In vitro organogenesis from undifferentiated cells in Xenopus

Authors

  • Makoto Asashima,

    Corresponding author
    1. Department of Life Sciences (Biology), Graduate School of Arts and Sciences, The University of Tokyo, Meguro-ku, Tokyo, Japan
    2. Organ Development Research Laboratory, National Institute of Advanced Industrial Science and Technology (AIST), Tsukuba Central 4, Tsukuba, Ibaraki, Japan
    • Department of Life Sciences (Biology), Graduate School of Arts and Sciences, The University of Tokyo, 3-8-1 Komaba, Meguro-ku, Tokyo 153-8902, Japan
    Search for more papers by this author
  • Yuzuru Ito,

    1. Organ Development Research Laboratory, National Institute of Advanced Industrial Science and Technology (AIST), Tsukuba Central 4, Tsukuba, Ibaraki, Japan
    Search for more papers by this author
  • Techuan Chan,

    1. Department of Life Sciences (Biology), Graduate School of Arts and Sciences, The University of Tokyo, Meguro-ku, Tokyo, Japan
    Search for more papers by this author
  • Tatsuo Michiue,

    1. Department of Life Sciences (Biology), Graduate School of Arts and Sciences, The University of Tokyo, Meguro-ku, Tokyo, Japan
    Search for more papers by this author
  • Mio Nakanishi,

    1. Department of Life Sciences (Biology), Graduate School of Arts and Sciences, The University of Tokyo, Meguro-ku, Tokyo, Japan
    Search for more papers by this author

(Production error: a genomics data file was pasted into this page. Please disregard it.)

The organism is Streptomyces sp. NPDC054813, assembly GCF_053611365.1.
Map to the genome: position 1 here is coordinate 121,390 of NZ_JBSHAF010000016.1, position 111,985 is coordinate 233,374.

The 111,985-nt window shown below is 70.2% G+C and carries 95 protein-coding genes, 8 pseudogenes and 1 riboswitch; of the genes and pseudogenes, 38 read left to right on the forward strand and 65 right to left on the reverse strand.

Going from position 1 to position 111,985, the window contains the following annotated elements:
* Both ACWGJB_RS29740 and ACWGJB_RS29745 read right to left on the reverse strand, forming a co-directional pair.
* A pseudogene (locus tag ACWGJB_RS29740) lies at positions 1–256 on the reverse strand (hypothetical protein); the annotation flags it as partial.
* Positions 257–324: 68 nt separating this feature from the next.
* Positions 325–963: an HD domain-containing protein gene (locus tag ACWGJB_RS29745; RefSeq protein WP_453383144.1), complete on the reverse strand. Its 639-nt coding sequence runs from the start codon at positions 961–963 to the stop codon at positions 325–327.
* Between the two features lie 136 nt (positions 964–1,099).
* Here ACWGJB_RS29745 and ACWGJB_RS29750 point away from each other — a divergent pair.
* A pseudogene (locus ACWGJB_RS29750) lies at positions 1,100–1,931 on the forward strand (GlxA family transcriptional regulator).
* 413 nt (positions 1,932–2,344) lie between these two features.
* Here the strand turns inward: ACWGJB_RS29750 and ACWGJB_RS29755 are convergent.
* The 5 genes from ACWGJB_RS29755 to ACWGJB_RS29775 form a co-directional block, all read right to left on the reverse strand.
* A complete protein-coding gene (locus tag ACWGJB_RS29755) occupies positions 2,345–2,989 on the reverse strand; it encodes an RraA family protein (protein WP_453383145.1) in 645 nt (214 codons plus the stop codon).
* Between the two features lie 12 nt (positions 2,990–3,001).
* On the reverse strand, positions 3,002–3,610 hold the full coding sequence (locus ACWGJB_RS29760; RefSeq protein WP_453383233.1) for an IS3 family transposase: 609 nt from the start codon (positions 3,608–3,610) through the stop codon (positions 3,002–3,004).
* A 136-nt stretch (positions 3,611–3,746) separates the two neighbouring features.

• Kan Suzuki,

    1. Department of Life Sciences (Biology), Graduate School of Arts and Sciences, The University of Tokyo, Meguro-ku, Tokyo, Japan
    Search for more papers by this author
  • Keisuke Hitachi,

    1. Institute for Comprehensive Medical Sciences, Fujita Health University, Toyoake, Aichi, Japan
    Search for more papers by this author
  • Koji Okabayashi,

    1. Department of Life Sciences (Biology), Graduate School of Arts and Sciences, The University of Tokyo, Meguro-ku, Tokyo, Japan
    Search for more papers by this author
  • Akiko Kondow,

    1. Institute for Comprehensive Medical Sciences, Fujita Health University, Toyoake, Aichi, Japan
    Search for more papers by this author
  • Takashi Ariizumi

    1. Department of Life Sciences (Biology), Graduate School of Arts and Sciences, The University of Tokyo, Meguro-ku, Tokyo, Japan
    Search for more papers by this author

Abstract

Amphibians have been used for over a century as experimental animals. In the field of developmental biology in particular, much knowledge has been accumulated from studies on amphibians, mainly because they are easy to observe and handle. Xenopus laevis is one of the most intensely investigated amphibians in developmental biology at the molecular level. Thus, Xenopus is highly suitable for studies on the mechanisms of organ differentiation from not only a single fertilized egg, as in normal development, but also from undifferentiated cells, as in the case of in vitro organogenesis. Based on the established in vitro organogenesis methods, we have identified many genes that are indispensable for normal development in various organs. These experimental systems are useful for investigations of embryonic development and for advancing regenerative medicine. Developmental Dynamics 238:1309–1320, 2009. © 2009 Wiley-Liss, Inc.

Ancillary